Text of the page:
limaohio.com

School in shock over Gurtner's death

April 5, 2003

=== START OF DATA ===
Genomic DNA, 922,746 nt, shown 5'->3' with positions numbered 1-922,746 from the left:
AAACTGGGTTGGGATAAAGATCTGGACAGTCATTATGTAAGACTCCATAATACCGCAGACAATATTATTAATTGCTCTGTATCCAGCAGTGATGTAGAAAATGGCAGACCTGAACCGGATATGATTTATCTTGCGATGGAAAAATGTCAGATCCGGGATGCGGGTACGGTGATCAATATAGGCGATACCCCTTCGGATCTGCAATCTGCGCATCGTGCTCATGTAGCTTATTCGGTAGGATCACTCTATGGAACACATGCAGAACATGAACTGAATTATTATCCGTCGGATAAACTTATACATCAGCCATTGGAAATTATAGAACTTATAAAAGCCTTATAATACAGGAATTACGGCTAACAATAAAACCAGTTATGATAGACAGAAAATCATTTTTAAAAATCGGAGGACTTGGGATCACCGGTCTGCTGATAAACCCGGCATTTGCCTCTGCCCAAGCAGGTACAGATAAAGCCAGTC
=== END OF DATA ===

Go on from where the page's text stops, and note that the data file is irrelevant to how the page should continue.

OHIO CITY -- Van Wert High School senior English teacher Bitsi Clark will never forget the last time that she saw Christian Daniel Gurtner. He stood tall and proud and was confident in what he was doing.    "He came back to visit, and he was so enthusiastic," Clark said. "He beamed; he had been to Paris Island and his whole life had changed. It's the image I will always have of him. All day yesterday that's all I thought about. It's how I will always remember him."    Gurtner had died Wednesday morning in Iraq during a mission. According to the Marines, Gurtner was the first Ohioan serving in Iraq to be killed. Students and faculty at Van Wert High School, where Gurtner had graduated last spring, reacted with instant respect and shock.    "He was a very dedicated student, hard-working, with a great smile," said teacher Diana Shields, who had spent a lot of time working with Gurtner. "He chose the career path he had always wanted to follow. Once he made his decision, he was very proud of it. He came back to high school in uniform. He was so proud of it."    Shields said when Gurtner worked at Willow Bend Country Club and Dairy Queen in Van Wert, he had considered going into a culinary arts profession. But when he investigated the Marines, it seemed like the best choice for him.    "He liked the idea of defending his friends and defending the country," Shields said. "He believed in his values, and he believed in helping others.    Van Wert High School student Nick Scott was a close friend of Gurtner in the school's bowling club. He described Gurtner as a person who was always laughing and full of energy.    "He was the life of the party type; He always had something to say or do," Scott said. "He was a great guy. He always made things interesting.    "Before he joined the Marines he didn't say much, but he left us all know that he was proud to serve his country."    Scott said he and Gurtner visited when the latter visited during a break in late October. He had just finished boot camp and was home on leave.    "He told us that the military was tough, but he was glad that he had made it through so far," Scott said. "He was happy to be where he was. He was very happy to be a Marine. He was glad to be with us again. He always enjoyed bowling, his friends, and being around the people that he cared about.    "I couldn't believe it when I heard that he had died," Scott said. "I didn't know what to do. I was just shocked."    Connie Ainsworth, Gurtner's senior counselor, said that Gurtner went through a period of "senioritis" near the end of last year.    "I explained to him that sometimes we have to go through situations that we don't like the best in order to get to what we like to do," Ainsworth said. "He stepped up to the challenge and graduated with success. He went and did what he wanted to do."    "This really brought things home to us," Shields said. "We see all that's going on with the war when we watch TV, but this makes it real. This brings it right home to where we're living."